Aphrodite is the Greek goddess of love, sex, and beauty.
According to those on the island of Kythera, she was born there.
Their claim is based on the myth by Hesiod, a poet who lived about the same time as Homer. (Actually I checked and Hesiod claimed she was born of the sea (think of that image of her on that big clam shell) and she floated past Cytherea (Kythera) and emerged at Cyprus.
We were reminded of that fact when we took a road trip last week to Kythera, a seasonally popular destination – and possibly Aphrodite’s birthplace. Some travel writer’s have labeled it the perfect Greek island with just enough tourism to keep it prosperous and hopping 'in season' but not yet over-run.
|Ferry to Kythera leaves from Neopoli|
Road trips to Greek islands involve the ubiquitous Greek ferry experience; one that merges both myth and reality. The Greek ferry is a great mode of transport if you have a flexible schedule and itinerary. (We love the romance and adventure of Greek ferry travel and have tried every size and shape of ship. Remember when I debunked that myth of how dangerous they are in this post?)
The reality of ferry travel is: Schedules vary and can change at the slightest bit of inclement weather. Sometimes they operate and sometimes they don’t – with or without reason. And they are not necessarily a cheap way to travel these days.
|Kythira - a stone's throw from the Peloponnese|
Take our trip, for example: There’s a ferry to Kythera from Gythio, (right side middle finger on the map above) a town about an hour and a half from us. Or one from Neopoli (left side of right finger) a town three hours drive away. We’d preferred the Gythio departure but no one – including the travel agents who sell the ferry tickets – could tell us whether it would be running on the date we planned to travel. That's reality.
|Upper car deck was empty on the ferry the week after Easter|
We were off. . .to an island similar in size to Malta and boasting a population of 4,500 residents living in or near some 64 small villages. Its shores are washed by three seas: the Ionian, the Aegean and the Libyan. Mountains and valleys rise and fall in the island's center. Its coastline offers a host of beaches that attract sun and sea worshippers, many who take the 45-minute flight from Athens.
But as the ferry approached this reputedly gorgeous destination, I started wondering if we were at the right place: two shipwrecks greeted us as did a scattering of buildings that constituted the harbor ‘town’ on the island. Hmmm. . .an interesting introduction.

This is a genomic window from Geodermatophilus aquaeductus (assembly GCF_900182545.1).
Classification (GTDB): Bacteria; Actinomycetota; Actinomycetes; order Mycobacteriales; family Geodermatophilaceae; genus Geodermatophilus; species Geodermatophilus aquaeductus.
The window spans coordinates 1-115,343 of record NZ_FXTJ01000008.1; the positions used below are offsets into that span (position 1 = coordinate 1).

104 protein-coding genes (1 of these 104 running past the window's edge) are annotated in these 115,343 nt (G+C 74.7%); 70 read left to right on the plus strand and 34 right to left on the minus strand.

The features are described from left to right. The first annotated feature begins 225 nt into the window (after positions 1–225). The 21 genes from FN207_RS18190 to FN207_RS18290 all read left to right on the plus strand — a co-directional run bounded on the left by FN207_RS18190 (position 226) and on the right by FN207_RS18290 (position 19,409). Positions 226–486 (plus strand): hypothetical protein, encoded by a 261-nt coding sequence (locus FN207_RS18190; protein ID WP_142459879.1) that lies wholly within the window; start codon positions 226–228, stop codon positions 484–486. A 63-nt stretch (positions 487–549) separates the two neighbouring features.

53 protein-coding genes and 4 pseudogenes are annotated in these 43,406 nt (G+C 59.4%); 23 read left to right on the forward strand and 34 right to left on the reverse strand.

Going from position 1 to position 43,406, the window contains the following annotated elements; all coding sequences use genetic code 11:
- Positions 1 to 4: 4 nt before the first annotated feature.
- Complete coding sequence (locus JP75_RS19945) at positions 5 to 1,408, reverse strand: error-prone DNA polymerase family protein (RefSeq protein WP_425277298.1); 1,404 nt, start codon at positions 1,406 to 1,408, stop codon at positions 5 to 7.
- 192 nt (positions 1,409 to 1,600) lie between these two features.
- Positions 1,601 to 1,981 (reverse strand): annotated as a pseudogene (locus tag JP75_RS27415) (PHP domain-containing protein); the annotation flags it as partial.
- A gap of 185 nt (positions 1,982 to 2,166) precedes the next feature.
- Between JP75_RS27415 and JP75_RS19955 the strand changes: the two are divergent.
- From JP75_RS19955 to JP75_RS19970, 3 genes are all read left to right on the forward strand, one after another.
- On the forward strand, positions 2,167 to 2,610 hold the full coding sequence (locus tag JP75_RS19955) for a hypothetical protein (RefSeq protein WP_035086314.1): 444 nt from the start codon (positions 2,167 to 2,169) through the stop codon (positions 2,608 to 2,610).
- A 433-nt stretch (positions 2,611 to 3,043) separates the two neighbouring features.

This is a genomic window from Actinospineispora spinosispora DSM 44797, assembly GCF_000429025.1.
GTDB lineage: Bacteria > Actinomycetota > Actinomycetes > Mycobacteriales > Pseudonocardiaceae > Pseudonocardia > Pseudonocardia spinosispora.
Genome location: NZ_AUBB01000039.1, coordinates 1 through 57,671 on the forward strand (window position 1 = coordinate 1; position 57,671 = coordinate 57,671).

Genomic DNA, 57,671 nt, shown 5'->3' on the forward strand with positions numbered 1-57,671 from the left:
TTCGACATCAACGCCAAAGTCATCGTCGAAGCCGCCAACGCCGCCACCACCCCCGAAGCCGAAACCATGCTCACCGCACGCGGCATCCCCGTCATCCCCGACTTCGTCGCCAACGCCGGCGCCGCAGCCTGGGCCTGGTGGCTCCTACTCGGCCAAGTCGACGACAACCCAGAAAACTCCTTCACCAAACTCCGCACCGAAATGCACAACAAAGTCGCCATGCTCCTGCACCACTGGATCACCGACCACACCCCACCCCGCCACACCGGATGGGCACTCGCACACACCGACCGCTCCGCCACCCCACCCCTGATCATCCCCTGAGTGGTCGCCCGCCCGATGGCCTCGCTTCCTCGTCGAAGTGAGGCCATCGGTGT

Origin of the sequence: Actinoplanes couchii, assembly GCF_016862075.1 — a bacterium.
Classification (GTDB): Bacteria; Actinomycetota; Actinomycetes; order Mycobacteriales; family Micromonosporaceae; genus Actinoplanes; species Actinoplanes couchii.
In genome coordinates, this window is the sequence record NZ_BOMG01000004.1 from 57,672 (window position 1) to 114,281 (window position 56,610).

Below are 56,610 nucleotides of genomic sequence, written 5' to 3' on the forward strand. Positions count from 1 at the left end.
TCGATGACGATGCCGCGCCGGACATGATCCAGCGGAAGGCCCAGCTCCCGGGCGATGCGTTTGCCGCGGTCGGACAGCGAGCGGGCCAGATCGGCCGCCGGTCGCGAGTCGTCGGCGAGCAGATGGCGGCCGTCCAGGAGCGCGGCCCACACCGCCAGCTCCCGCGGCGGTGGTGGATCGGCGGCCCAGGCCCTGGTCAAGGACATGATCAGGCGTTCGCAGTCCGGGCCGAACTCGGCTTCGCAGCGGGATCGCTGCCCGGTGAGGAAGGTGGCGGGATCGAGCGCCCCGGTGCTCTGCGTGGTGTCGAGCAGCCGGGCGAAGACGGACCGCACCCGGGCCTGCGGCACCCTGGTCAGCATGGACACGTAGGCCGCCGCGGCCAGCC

|Introduction to Kythera|
The island’s history, like so many places in Greece, dates back to the Minoans, through the Myceneans and Phoenicians. In more ‘recent’ history the Venetians dominated from the 13th to the 18th century and the British laid claim from 1815 until 1864.
|The British built bridge dates back to the early 1800's|
When we stopped for afternoon cappucinos in the town of Potamos the island’s enchantments began to emerge. It was quiet as we were there the week after Greek Easter and before the sun-seeking tourists arrived. But the warmth of welcome and the architectural charms were already winning us over.
|Hotel Pelagia Aphrodite|
One evening I was admiring the bouquets of fragrant cut roses that decorated the lobby – they were from the family's farm as well.
When we checked out, there was a rose bush from the farm - a gift -- so that I could grow my own fragrant rose bouquets (and that was even better than hotel loyalty points!) For you flower buffs out there these roses have 100 petals per bloom, smell heavenly and are used in cooking.
We spent our island time exploring the villages; spending a full day driving from the north end to the south, stopping at uniquely charming places along the way. We didn’t even start to explore the many beaches that border the island – that adventure will be for a future trip.
One of our favorite spots was the village of Avlemonas where the rental suites and hotels were still shuttered and only a handful of visitors sipped and supped on the taverna’s terrace overlooking the sea. It was the type of place that stirs the imagination and I could envision writing a book cloistered away in this place.
|How does one get here?|
|Hikers take note - this trail leads to water mills|
That’s it for this week from The Stone House on the Hill. As always, we appreciate the time you’ve spent reading our latest ‘ferry’ tale. Hope to see you back here again next week for another dose of something Greek and until then, safe and happy travels to you and yours!
Linking this week with these writers from around the world. And most happy that we’ve been featured this week on Best of Weekend – a great collection of travel news, do-it-yourself-projects, home decorator ideas and some great recipes. Do check it and the others out by following the links below:
Through My Lens
Our World Tuesday
Travel Photo Thursday –
Best of Weekend